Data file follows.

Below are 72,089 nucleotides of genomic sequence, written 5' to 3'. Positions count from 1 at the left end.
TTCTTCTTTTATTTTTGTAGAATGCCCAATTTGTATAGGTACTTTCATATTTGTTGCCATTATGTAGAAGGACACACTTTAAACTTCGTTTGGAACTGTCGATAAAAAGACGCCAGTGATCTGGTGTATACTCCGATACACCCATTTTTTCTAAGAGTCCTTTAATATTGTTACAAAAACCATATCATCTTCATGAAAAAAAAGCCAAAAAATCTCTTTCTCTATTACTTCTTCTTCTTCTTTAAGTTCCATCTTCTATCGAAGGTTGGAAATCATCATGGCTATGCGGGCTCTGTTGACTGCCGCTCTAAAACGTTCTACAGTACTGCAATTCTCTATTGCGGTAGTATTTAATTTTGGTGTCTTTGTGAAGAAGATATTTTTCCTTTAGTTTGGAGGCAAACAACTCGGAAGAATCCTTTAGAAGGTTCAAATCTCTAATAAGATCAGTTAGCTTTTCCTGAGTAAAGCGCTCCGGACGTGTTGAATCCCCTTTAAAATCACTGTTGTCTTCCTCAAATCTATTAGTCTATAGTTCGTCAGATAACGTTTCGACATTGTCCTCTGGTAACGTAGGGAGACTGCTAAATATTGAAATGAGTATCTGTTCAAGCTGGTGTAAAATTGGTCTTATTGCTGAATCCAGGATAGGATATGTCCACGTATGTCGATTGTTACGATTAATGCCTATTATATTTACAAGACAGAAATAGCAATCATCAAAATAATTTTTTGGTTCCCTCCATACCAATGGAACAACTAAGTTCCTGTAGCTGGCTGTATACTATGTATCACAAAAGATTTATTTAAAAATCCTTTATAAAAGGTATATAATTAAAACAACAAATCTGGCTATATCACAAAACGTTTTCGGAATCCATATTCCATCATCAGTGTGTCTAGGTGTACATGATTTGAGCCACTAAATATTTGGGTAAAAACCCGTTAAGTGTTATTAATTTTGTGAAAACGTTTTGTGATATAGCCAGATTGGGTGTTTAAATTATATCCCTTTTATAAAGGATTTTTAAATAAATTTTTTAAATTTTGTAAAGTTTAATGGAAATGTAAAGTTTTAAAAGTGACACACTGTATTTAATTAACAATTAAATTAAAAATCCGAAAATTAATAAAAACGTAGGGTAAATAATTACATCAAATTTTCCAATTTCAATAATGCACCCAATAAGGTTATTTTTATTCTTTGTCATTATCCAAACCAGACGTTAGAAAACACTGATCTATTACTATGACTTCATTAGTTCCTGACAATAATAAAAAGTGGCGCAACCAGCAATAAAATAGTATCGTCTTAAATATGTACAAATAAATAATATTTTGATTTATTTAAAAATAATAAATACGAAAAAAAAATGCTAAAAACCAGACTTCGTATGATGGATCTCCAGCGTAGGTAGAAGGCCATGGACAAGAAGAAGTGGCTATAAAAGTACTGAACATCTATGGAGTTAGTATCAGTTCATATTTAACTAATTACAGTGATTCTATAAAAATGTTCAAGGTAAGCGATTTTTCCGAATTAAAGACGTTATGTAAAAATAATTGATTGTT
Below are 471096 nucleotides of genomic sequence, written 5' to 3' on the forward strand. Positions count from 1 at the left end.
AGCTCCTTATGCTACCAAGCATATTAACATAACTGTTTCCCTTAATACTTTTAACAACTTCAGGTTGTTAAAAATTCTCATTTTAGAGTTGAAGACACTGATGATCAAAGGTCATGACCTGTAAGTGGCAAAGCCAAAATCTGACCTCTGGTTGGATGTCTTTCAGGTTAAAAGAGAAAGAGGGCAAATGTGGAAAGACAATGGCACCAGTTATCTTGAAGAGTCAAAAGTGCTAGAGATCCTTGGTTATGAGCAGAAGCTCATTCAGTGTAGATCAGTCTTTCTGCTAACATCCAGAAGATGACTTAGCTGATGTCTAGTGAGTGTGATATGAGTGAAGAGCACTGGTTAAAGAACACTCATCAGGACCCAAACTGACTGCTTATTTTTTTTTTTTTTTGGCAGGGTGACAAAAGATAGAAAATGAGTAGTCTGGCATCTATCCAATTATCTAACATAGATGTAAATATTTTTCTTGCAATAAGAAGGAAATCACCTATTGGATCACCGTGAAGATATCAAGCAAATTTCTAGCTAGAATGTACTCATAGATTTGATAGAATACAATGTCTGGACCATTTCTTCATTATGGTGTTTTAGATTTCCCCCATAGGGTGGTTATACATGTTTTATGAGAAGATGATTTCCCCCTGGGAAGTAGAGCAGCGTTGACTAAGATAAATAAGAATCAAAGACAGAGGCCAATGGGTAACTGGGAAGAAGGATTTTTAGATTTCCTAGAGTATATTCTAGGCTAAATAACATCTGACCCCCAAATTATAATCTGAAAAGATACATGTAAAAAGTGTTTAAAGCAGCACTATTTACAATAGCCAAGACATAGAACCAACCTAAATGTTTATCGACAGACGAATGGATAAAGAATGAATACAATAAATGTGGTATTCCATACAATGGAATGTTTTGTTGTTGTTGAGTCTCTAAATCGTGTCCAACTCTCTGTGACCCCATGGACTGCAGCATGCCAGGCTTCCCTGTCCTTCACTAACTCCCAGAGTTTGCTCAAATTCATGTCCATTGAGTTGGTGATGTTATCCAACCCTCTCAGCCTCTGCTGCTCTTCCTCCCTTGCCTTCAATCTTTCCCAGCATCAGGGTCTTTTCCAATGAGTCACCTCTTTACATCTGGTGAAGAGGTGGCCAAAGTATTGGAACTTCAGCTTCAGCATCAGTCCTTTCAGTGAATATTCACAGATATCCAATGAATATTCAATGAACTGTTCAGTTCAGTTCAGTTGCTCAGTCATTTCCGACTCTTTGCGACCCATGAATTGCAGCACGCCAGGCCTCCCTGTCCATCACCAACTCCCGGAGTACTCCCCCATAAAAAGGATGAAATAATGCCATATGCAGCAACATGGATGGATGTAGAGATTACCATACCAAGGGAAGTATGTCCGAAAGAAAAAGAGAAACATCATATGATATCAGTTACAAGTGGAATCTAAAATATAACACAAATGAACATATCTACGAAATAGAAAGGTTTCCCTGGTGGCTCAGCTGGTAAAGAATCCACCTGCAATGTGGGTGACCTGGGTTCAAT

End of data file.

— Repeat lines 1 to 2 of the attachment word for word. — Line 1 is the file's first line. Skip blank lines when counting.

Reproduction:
Below are 72,089 nucleotides of genomic sequence, written 5' to 3'. Positions count from 1 at the left end.
TTCTTCTTTTATTTTTGTAGAATGCCCAATTTGTATAGGTACTTTCATATTTGTTGCCATTATGTAGAAGGACACACTTTAAACTTCGTTTGGAACTGTCGATAAAAAGACGCCAGTGATCTGGTGTATACTCCGATACACCCATTTTTTCTAAGAGTCCTTTAATATTGTTACAAAAACCATATCATCTTCATGAAAAAAAAGCCAAAAAATCTCTTTCTCTATTACTTCTTCTTCTTCTTTAAGTTCCATCTTCTATCGAAGGTTGGAAATCATCATGGCTATGCGGGCTCTGTTGACTGCCGCTCTAAAACGTTCTACAGTACTGCAATTCTCTATTGCGGTAGTATTTAATTTTGGTGTCTTTGTGAAGAAGATATTTTTCCTTTAGTTTGGAGGCAAACAACTCGGAAGAATCCTTTAGAAGGTTCAAATCTCTAATAAGATCAGTTAGCTTTTCCTGAGTAAAGCGCTCCGGACGTGTTGAATCCCCTTTAAAATCACTGTTGTCTTCCTCAAATCTATTAGTCTATAGTTCGTCAGATAACGTTTCGACATTGTCCTCTGGTAACGTAGGGAGACTGCTAAATATTGAAATGAGTATCTGTTCAAGCTGGTGTAAAATTGGTCTTATTGCTGAATCCAGGATAGGATATGTCCACGTATGTCGATTGTTACGATTAATGCCTATTATATTTACAAGACAGAAATAGCAATCATCAAAATAATTTTTTGGTTCCCTCCATACCAATGGAACAACTAAGTTCCTGTAGCTGGCTGTATACTATGTATCACAAAAGATTTATTTAAAAATCCTTTATAAAAGGTATATAATTAAAACAACAAATCTGGCTATATCACAAAACGTTTTCGGAATCCATATTCCATCATCAGTGTGTCTAGGTGTACATGATTTGAGCCACTAAATATTTGGGTAAAAACCCGTTAAGTGTTATTAATTTTGTGAAAACGTTTTGTGATATAGCCAGATTGGGTGTTTAAATTATATCCCTTTTATAAAGGATTTTTAAATAAATTTTTTAAATTTTGTAAAGTTTAATGGAAATGTAAAGTTTTAAAAGTGACACACTGTATTTAATTAACAATTAAATTAAAAATCCGAAAATTAATAAAAACGTAGGGTAAATAATTACATCAAATTTTCCAATTTCAATAATGCACCCAATAAGGTTATTTTTATTCTTTGTCATTATCCAAACCAGACGTTAGAAAACACTGATCTATTACTATGACTTCATTAGTTCCTGACAATAATAAAAAGTGGCGCAACCAGCAATAAAATAGTATCGTCTTAAATATGTACAAATAAATAATATTTTGATTTATTTAAAAATAATAAATACGAAAAAAAAATGCTAAAAACCAGACTTCGTATGATGGATCTCCAGCGTAGGTAGAAGGCCATGGACAAGAAGAAGTGGCTATAAAAGTACTGAACATCTATGGAGTTAGTATCAGTTCATATTTAACTAATTACAGTGATTCTATAAAAATGTTCAAGGTAAGCGATTTTTCCGAATTAAAGACGTTATGTAAAAATAATTGATTGTT